3. The CAP plan includes significant patient cost sharing, which discourages care, drives up administrative costs, and would leave many middle-class families with worse coverage than they have now.

Download PNHP’s one-page handout for more details on CAP’s big three policy flaws.

The future of the single-payer movement

On Saturday, March 3, more than 100 students gathered in New Orleans for the 7th Annual Students for a National Health Program (SNaHP) Summit. After a keynote address from PNHP co-founder Dr. Steffie Woolhandler, students held workshops on topics such as “Single Payer 101,” speaking with health professional colleagues about Medicare for all, and civil disobedience.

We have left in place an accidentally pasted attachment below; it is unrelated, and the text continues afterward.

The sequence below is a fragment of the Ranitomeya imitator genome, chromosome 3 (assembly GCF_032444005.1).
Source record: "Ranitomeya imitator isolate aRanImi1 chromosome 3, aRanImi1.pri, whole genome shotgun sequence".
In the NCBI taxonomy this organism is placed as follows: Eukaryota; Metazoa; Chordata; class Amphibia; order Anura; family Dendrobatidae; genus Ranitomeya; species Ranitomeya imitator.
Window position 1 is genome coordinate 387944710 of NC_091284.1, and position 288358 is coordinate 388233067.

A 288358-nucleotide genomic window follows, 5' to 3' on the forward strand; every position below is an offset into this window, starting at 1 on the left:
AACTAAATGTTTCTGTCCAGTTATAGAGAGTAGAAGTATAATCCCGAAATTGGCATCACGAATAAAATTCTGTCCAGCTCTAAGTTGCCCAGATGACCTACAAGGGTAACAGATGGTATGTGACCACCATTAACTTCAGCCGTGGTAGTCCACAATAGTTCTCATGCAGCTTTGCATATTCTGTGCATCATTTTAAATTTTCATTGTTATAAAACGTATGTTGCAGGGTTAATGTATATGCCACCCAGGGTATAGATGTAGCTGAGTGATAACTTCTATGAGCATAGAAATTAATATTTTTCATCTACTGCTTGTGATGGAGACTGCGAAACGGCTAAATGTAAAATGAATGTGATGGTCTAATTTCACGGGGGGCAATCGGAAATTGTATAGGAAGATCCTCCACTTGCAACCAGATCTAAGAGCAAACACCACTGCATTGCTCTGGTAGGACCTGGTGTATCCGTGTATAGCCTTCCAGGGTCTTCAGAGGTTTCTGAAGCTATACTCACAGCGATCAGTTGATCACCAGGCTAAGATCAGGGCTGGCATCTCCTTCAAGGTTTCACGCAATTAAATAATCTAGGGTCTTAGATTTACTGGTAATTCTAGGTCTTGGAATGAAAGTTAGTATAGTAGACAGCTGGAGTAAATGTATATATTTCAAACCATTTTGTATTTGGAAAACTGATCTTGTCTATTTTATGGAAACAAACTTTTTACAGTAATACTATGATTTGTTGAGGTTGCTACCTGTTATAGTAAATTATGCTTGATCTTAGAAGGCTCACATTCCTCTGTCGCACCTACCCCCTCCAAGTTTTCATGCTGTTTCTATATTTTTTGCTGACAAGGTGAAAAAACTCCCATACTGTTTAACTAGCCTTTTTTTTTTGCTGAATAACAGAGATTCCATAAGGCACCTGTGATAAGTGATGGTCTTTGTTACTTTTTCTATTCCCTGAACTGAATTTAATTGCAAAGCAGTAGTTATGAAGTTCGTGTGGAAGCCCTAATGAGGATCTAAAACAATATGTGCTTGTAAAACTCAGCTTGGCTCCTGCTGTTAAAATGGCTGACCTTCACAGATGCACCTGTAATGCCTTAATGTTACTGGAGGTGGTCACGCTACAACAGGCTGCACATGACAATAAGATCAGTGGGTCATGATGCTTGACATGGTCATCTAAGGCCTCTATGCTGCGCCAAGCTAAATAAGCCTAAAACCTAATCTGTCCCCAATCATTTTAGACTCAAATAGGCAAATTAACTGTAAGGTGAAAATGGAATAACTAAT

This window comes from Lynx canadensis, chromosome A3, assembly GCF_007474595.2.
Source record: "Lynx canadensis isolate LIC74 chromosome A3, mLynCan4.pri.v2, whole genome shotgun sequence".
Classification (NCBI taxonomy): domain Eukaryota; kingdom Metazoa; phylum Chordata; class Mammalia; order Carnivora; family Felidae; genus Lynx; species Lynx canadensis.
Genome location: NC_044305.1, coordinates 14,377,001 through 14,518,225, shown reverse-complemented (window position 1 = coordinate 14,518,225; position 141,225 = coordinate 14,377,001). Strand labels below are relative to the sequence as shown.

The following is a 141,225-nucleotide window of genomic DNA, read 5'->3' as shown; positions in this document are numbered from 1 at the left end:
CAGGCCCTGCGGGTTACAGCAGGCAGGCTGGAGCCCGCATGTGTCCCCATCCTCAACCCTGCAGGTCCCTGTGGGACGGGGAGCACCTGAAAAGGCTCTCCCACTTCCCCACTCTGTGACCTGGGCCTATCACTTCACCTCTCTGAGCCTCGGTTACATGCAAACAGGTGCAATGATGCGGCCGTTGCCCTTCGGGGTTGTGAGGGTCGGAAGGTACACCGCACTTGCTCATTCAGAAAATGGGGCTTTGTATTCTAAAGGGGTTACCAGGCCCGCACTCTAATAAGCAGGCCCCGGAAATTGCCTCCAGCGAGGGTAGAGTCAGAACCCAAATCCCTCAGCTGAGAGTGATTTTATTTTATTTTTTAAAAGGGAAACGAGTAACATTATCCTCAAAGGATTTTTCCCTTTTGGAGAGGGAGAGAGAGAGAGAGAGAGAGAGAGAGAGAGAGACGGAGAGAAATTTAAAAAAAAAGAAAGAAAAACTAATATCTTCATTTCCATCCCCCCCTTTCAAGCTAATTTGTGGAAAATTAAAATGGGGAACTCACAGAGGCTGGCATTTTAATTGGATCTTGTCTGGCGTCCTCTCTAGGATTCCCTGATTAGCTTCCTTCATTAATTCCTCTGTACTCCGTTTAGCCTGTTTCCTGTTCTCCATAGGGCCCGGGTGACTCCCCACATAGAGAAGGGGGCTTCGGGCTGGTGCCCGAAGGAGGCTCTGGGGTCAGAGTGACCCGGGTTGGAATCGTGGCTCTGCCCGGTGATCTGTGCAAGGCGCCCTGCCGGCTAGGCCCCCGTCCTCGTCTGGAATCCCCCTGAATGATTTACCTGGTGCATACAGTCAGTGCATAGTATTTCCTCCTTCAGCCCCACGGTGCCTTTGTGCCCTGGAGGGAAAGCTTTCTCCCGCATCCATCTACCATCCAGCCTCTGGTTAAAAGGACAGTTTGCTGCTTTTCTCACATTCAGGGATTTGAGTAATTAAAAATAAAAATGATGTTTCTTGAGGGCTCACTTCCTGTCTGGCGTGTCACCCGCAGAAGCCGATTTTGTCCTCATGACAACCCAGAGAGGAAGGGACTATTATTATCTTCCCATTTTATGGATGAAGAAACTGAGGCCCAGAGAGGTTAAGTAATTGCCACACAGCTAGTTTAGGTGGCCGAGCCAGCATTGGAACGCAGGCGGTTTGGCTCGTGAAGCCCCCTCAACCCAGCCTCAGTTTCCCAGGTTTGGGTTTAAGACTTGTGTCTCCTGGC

Wearing their white coats and holding signs, the students held a lively “second line” parade for single payer that was covered by two local TV news outlets.

Thanks to everyone who made this event possible through your generous contributions to the Nick Skala Student Activist Fund. I look forward to sharing more highlights from the SNaHP Summit in our next email.

Carol A. Paris, M.D.

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TV Stations Follow John Oliver’s Lead in the Movement to Forgive Medical Debt

March 5, 2018

TV Stations Follow John Oliver’s

Lead in the Movement to Forgive Medical Debt

How former debt collectors showed everyone how to buy up people’s medical debt at pennies on the dollar.
John Oliver.jpg

John Oliver purchased nearly $15 million worth of debt for just under $60,000.

Photo by Jesse Dittmar for The Washington Post via Getty Images.